B27.82 is a billable ICD-10 code used to specify a medical diagnosis of other infectious mononucleosis with meningitis. The code is valid during the fiscal year 2023 from October 01, 2022 through September 30, 2023 for the submission of HIPAA-covered transactions.
- Fatigue Syndrome, Chronic-. a syndrome characterized by persistent or recurrent fatigue, diffuse musculoskeletal pain, sleep disturbances, and subjective cognitive impairment of 6 months duration or longer. symptoms are not caused by ongoing exertion; are not relieved by rest; and result in a substantial reduction of previous levels of occupational, educational, social, or personal activities. minor alterations of immune, neuroendocrine, and autonomic function may be associated with this syndrome. there is also considerable overlap between this condition and fibromyalgia. (from semin neurol 1998;18(2):237-42; ann intern med 1994 dec 15;121(12): 953-9)
- Herpesvirus 4, Human-. the type species of lymphocryptovirus, subfamily gammaherpesvirinae, infecting b-cells in humans. it is thought to be the causative agent of infectious mononucleosis and is strongly associated with oral hairy leukoplakia (leukoplakia, hairy;), burkitt lymphoma; and other malignancies.
- Infectious Mononucleosis-. a common, acute infection usually caused by the epstein-barr virus (herpesvirus 4, human). there is an increase in mononuclear white blood cells and other atypical lymphocytes, generalized lymphadenopathy, splenomegaly, and occasionally hepatomegaly with hepatitis.
- Fibromyalgia-. a common nonarticular rheumatic syndrome characterized by myalgia and multiple points of focal muscle tenderness to palpation (trigger points). muscle pain is typically aggravated by inactivity or exposure to cold. this condition is often associated with general symptoms, such as sleep disturbances, fatigue, stiffness, headaches, and occasionally depression. there is significant overlap between fibromyalgia and the chronic fatigue syndrome (fatigue syndrome, chronic). fibromyalgia may arise as a primary or secondary disease process. it is most frequent in females aged 20 to 50 years. (from adams et al., principles of neurology, 6th ed, p1494-95)
Index to Diseases and Injuries References
The Index to Diseases and Injuries is an alphabetical listing of medical terms, with each term mapped to one or more ICD-10 code(s). The following references for this diagnosis code are found in the injuries and diseases index:
Convert to ICD-9 Code
|Source ICD-10 Code||Target ICD-9 Code|
|B27.82||075 - Infectious mononucleosis|
|Approximate Flag - The approximate mapping means there is not an exact match between the ICD-10 and ICD-9 codes and the mapped code is not a precise representation of the original code.|
Infectious mononucleosis, or "mono", is an infection usually caused by the Epstein-Barr virus. The virus spreads through saliva, which is why it's sometimes called "kissing disease." Mono occurs most often in teens and young adults. However, you can get it at any age. Symptoms of mono include:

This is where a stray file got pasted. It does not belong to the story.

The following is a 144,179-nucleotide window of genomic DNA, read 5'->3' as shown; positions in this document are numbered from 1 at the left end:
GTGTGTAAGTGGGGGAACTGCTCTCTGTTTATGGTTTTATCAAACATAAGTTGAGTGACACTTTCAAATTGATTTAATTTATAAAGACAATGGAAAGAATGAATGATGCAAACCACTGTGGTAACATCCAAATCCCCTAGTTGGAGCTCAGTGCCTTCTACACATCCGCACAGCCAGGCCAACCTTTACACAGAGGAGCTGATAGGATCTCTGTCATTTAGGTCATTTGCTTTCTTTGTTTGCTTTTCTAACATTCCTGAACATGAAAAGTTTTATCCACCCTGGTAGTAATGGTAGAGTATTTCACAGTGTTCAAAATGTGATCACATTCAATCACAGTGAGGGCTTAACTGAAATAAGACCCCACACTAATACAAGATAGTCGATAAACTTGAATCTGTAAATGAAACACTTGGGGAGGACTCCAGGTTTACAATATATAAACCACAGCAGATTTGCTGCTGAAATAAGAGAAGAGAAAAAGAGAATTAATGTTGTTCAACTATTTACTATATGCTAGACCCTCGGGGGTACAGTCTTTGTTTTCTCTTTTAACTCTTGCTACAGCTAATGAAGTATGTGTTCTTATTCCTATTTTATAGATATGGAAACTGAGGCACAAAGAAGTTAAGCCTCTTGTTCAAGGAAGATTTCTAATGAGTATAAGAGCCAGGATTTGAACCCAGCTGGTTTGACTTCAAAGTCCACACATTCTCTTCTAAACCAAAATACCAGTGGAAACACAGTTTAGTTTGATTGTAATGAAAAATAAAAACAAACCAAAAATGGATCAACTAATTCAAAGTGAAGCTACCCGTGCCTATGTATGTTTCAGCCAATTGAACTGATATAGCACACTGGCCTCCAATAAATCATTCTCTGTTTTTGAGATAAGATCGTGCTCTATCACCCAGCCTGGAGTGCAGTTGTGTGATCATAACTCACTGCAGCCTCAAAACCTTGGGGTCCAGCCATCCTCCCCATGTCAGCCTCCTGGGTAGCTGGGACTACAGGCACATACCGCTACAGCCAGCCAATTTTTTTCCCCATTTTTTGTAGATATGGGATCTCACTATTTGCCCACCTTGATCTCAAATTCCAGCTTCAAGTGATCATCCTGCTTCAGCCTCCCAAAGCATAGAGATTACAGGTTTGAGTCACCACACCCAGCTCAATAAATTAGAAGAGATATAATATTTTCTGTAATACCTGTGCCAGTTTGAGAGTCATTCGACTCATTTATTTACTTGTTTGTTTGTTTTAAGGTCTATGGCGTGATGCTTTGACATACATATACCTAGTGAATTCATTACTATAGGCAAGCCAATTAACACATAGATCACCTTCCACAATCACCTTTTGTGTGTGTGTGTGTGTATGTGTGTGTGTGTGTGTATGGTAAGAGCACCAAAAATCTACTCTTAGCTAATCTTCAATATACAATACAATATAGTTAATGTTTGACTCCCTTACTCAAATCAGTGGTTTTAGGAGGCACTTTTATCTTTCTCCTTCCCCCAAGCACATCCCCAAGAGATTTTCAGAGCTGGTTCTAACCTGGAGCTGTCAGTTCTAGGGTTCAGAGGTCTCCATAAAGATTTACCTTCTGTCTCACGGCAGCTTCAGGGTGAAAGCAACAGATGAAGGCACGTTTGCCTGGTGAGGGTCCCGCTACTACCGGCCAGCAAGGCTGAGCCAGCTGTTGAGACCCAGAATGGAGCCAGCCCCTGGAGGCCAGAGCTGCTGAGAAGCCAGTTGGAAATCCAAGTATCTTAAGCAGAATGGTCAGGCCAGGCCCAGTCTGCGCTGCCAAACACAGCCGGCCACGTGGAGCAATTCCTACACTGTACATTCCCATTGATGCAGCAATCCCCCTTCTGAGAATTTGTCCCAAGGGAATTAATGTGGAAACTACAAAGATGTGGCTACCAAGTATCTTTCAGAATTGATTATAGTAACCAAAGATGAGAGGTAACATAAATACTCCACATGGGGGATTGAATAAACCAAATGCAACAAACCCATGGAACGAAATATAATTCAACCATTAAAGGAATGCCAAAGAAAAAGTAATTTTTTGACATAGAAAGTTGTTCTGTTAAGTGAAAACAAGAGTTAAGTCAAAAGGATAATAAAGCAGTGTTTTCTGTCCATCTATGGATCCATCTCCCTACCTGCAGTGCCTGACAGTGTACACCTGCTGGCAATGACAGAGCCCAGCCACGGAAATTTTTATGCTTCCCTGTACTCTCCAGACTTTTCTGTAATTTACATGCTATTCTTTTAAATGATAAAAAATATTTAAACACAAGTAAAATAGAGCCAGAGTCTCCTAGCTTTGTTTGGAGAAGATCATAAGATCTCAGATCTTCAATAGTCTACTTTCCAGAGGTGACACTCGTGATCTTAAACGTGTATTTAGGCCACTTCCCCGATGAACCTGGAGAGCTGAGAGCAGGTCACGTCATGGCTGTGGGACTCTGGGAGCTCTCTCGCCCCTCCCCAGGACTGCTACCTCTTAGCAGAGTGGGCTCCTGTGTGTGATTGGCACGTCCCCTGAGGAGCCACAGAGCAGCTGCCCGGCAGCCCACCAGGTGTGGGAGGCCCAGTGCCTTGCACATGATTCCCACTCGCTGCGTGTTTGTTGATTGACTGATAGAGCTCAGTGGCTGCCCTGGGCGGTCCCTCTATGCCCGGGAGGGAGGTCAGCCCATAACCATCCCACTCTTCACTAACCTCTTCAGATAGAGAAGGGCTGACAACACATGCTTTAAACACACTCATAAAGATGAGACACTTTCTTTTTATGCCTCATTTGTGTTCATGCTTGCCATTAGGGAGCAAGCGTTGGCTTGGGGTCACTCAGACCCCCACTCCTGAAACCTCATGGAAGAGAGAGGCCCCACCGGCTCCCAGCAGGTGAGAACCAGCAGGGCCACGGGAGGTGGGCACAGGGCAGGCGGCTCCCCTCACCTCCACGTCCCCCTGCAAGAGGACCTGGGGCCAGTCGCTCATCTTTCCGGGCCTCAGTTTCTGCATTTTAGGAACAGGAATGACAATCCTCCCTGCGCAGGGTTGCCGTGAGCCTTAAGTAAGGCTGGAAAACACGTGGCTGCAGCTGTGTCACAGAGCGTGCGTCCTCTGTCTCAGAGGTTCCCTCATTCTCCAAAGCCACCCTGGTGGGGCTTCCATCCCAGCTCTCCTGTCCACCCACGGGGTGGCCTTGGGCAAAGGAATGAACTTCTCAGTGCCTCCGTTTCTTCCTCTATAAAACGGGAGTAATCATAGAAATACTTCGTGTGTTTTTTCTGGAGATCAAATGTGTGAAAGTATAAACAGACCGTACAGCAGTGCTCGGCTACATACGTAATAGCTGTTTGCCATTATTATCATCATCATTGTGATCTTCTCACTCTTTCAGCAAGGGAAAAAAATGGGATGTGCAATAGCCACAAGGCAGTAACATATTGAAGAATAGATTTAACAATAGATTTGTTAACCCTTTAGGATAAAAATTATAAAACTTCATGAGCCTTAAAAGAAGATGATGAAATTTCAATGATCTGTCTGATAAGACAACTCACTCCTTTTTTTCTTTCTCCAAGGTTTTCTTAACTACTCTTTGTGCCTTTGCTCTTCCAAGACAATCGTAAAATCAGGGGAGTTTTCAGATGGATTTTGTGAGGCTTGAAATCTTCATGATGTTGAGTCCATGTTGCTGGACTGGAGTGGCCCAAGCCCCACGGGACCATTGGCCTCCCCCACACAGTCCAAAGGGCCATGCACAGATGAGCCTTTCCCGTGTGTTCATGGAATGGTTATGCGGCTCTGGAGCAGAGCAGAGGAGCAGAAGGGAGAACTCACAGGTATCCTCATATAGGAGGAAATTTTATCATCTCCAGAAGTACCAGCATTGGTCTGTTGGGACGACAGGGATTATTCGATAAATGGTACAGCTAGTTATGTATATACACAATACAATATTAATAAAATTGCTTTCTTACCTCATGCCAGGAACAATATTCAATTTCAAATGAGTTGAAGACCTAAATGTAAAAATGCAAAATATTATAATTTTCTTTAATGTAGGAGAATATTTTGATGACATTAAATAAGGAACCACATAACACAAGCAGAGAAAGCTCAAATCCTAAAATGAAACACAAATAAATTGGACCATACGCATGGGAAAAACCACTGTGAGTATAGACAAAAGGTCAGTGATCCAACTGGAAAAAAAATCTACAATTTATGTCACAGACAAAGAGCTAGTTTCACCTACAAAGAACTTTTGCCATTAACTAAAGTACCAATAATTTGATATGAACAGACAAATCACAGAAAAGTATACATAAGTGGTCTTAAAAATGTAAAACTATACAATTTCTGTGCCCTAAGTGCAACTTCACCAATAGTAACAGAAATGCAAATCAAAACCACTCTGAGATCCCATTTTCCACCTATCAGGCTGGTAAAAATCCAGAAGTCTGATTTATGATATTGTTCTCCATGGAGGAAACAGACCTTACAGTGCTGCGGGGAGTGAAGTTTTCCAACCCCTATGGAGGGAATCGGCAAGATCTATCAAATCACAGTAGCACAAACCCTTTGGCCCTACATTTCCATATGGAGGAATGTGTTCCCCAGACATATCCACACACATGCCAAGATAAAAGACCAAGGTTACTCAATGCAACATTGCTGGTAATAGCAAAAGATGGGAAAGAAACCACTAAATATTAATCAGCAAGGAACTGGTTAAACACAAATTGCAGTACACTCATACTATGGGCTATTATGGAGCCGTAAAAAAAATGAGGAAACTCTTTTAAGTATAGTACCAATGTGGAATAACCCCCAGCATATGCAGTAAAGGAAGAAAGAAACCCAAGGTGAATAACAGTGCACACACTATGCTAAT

- Sore throat
- Swollen lymph glands
Sometimes you may also have a swollen spleen. Serious problems are rare.
A blood test can show if you have mono. Most people get better in two to four weeks. However, you may feel tired for a few months afterward. Treatment focuses on helping symptoms and includes medicines for pain and fever, warm salt water gargles and plenty of rest and fluids.
[Learn More in MedlinePlus]
Meningitis is inflammation of the thin tissue that surrounds the brain and spinal cord, called the meninges. There are several types of meningitis. The most common is viral meningitis. You get it when a virus enters the body through the nose or mouth and travels to the brain. Bacterial meningitis is rare, but can be deadly. It usually starts with bacteria that cause a cold-like infection. It can cause stroke, hearing loss, and brain damage. It can also harm other organs. Pneumococcal infections and meningococcal infections are the most common causes of bacterial meningitis.
Anyone can get meningitis, but it is more common in people with weak immune systems. Meningitis can get serious very quickly. You should get medical care right away if you have:
- A sudden high fever
- A severe headache
- A stiff neck
- Nausea or vomiting
Early treatment can help prevent serious problems, including death. Tests to diagnose meningitis include blood tests, imaging tests, and a spinal tap to test cerebrospinal fluid. Antibiotics can treat bacterial meningitis. Antiviral medicines may help some types of viral meningitis. Other medicines can help treat symptoms.
There are vaccines to prevent some of the bacterial infections that cause meningitis.
NIH: National Institute of Neurological Disorders and Stroke
[Learn More in MedlinePlus]
- FY 2023 - No Change, effective from 10/1/2022 through 9/30/2023
- FY 2022 - No Change, effective from 10/1/2021 through 9/30/2022
- FY 2021 - No Change, effective from 10/1/2020 through 9/30/2021
- FY 2020 - No Change, effective from 10/1/2019 through 9/30/2020
- FY 2019 - No Change, effective from 10/1/2018 through 9/30/2019
- FY 2018 - No Change, effective from 10/1/2017 through 9/30/2018
- FY 2017 - No Change, effective from 10/1/2016 through 9/30/2017
- FY 2016 - New Code, effective from 10/1/2015 through 9/30/2016 (First year ICD-10-CM implemented into the HIPAA code set)